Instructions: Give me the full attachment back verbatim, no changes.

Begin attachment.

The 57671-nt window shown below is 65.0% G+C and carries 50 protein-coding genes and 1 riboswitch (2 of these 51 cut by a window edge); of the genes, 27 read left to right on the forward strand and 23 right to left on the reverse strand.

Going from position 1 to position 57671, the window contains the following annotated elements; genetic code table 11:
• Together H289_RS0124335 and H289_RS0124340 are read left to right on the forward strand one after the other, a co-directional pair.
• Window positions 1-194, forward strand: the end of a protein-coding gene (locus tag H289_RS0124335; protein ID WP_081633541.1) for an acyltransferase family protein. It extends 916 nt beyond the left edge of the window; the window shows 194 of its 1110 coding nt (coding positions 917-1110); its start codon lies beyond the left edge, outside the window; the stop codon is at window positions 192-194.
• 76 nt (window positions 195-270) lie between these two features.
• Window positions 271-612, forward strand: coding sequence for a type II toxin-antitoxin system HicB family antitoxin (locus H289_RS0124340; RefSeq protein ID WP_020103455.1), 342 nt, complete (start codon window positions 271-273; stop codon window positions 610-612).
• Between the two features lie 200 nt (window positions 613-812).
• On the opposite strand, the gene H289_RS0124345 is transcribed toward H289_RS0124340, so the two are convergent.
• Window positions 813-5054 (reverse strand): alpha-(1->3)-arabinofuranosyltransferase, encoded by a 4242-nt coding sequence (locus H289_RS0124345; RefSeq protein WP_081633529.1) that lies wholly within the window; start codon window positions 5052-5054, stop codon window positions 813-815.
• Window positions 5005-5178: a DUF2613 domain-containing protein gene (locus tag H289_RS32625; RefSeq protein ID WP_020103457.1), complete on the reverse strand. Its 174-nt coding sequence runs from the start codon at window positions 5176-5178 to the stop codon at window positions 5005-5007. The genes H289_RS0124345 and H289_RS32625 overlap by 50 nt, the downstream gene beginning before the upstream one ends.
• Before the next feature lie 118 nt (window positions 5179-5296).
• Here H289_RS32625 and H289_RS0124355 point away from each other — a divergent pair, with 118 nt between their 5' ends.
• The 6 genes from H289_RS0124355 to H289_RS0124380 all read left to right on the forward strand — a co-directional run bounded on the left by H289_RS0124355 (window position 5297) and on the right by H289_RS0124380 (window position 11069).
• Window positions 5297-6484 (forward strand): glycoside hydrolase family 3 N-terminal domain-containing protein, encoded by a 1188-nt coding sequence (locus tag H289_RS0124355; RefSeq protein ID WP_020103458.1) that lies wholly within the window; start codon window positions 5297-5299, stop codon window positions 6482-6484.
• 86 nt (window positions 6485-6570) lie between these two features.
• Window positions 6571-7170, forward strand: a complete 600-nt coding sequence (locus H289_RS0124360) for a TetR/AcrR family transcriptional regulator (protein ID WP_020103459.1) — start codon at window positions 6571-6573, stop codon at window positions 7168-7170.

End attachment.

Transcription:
The 57671-nt window shown below is 65.0% G+C and carries 50 protein-coding genes and 1 riboswitch (2 of these 51 cut by a window edge); of the genes, 27 read left to right on the forward strand and 23 right to left on the reverse strand.

Going from position 1 to position 57671, the window contains the following annotated elements; genetic code table 11:
• Together H289_RS0124335 and H289_RS0124340 are read left to right on the forward strand one after the other, a co-directional pair.
• Window positions 1-194, forward strand: the end of a protein-coding gene (locus tag H289_RS0124335; protein ID WP_081633541.1) for an acyltransferase family protein. It extends 916 nt beyond the left edge of the window; the window shows 194 of its 1110 coding nt (coding positions 917-1110); its start codon lies beyond the left edge, outside the window; the stop codon is at window positions 192-194.
• 76 nt (window positions 195-270) lie between these two features.
• Window positions 271-612, forward strand: coding sequence for a type II toxin-antitoxin system HicB family antitoxin (locus H289_RS0124340; RefSeq protein ID WP_020103455.1), 342 nt, complete (start codon window positions 271-273; stop codon window positions 610-612).
• Between the two features lie 200 nt (window positions 613-812).
• On the opposite strand, the gene H289_RS0124345 is transcribed toward H289_RS0124340, so the two are convergent.
• Window positions 813-5054 (reverse strand): alpha-(1->3)-arabinofuranosyltransferase, encoded by a 4242-nt coding sequence (locus H289_RS0124345; RefSeq protein WP_081633529.1) that lies wholly within the window; start codon window positions 5052-5054, stop codon window positions 813-815.
• Window positions 5005-5178: a DUF2613 domain-containing protein gene (locus tag H289_RS32625; RefSeq protein ID WP_020103457.1), complete on the reverse strand. Its 174-nt coding sequence runs from the start codon at window positions 5176-5178 to the stop codon at window positions 5005-5007. The genes H289_RS0124345 and H289_RS32625 overlap by 50 nt, the downstream gene beginning before the upstream one ends.
• Before the next feature lie 118 nt (window positions 5179-5296).
• Here H289_RS32625 and H289_RS0124355 point away from each other — a divergent pair, with 118 nt between their 5' ends.
• The 6 genes from H289_RS0124355 to H289_RS0124380 all read left to right on the forward strand — a co-directional run bounded on the left by H289_RS0124355 (window position 5297) and on the right by H289_RS0124380 (window position 11069).
• Window positions 5297-6484 (forward strand): glycoside hydrolase family 3 N-terminal domain-containing protein, encoded by a 1188-nt coding sequence (locus tag H289_RS0124355; RefSeq protein ID WP_020103458.1) that lies wholly within the window; start codon window positions 5297-5299, stop codon window positions 6482-6484.
• 86 nt (window positions 6485-6570) lie between these two features.
• Window positions 6571-7170, forward strand: a complete 600-nt coding sequence (locus H289_RS0124360) for a TetR/AcrR family transcriptional regulator (protein ID WP_020103459.1) — start codon at window positions 6571-6573, stop codon at window positions 7168-7170.